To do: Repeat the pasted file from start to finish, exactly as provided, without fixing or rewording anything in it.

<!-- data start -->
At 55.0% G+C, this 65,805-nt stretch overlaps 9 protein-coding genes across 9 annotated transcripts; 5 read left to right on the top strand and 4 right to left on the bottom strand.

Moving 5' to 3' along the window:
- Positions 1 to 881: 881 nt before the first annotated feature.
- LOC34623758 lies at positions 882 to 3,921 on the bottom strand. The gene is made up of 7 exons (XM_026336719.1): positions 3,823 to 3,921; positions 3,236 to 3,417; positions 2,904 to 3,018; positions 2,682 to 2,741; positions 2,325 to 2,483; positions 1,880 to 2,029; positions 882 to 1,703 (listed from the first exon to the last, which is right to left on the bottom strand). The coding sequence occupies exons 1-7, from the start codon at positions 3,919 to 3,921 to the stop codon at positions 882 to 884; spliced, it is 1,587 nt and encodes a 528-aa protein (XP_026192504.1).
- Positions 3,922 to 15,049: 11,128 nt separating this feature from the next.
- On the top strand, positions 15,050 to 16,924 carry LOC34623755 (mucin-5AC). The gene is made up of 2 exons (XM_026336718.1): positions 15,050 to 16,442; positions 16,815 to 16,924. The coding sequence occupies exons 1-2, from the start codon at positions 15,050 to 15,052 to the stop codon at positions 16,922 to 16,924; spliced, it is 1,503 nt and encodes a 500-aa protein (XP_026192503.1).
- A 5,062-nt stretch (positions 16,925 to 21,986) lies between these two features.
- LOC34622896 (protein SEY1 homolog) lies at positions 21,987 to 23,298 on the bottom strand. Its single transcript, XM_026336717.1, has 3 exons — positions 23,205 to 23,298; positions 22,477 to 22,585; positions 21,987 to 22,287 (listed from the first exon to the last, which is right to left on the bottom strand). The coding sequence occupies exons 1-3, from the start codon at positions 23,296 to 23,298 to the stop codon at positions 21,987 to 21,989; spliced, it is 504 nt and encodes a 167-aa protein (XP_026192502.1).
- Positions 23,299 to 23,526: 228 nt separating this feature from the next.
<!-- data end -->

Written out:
At 55.0% G+C, this 65,805-nt stretch overlaps 9 protein-coding genes across 9 annotated transcripts; 5 read left to right on the top strand and 4 right to left on the bottom strand.

Moving 5' to 3' along the window:
- Positions 1 to 881: 881 nt before the first annotated feature.
- LOC34623758 lies at positions 882 to 3,921 on the bottom strand. The gene is made up of 7 exons (XM_026336719.1): positions 3,823 to 3,921; positions 3,236 to 3,417; positions 2,904 to 3,018; positions 2,682 to 2,741; positions 2,325 to 2,483; positions 1,880 to 2,029; positions 882 to 1,703 (listed from the first exon to the last, which is right to left on the bottom strand). The coding sequence occupies exons 1-7, from the start codon at positions 3,919 to 3,921 to the stop codon at positions 882 to 884; spliced, it is 1,587 nt and encodes a 528-aa protein (XP_026192504.1).
- Positions 3,922 to 15,049: 11,128 nt separating this feature from the next.
- On the top strand, positions 15,050 to 16,924 carry LOC34623755 (mucin-5AC). The gene is made up of 2 exons (XM_026336718.1): positions 15,050 to 16,442; positions 16,815 to 16,924. The coding sequence occupies exons 1-2, from the start codon at positions 15,050 to 15,052 to the stop codon at positions 16,922 to 16,924; spliced, it is 1,503 nt and encodes a 500-aa protein (XP_026192503.1).
- A 5,062-nt stretch (positions 16,925 to 21,986) lies between these two features.
- LOC34622896 (protein SEY1 homolog) lies at positions 21,987 to 23,298 on the bottom strand. Its single transcript, XM_026336717.1, has 3 exons — positions 23,205 to 23,298; positions 22,477 to 22,585; positions 21,987 to 22,287 (listed from the first exon to the last, which is right to left on the bottom strand). The coding sequence occupies exons 1-3, from the start codon at positions 23,296 to 23,298 to the stop codon at positions 21,987 to 21,989; spliced, it is 504 nt and encodes a 167-aa protein (XP_026192502.1).
- Positions 23,299 to 23,526: 228 nt separating this feature from the next.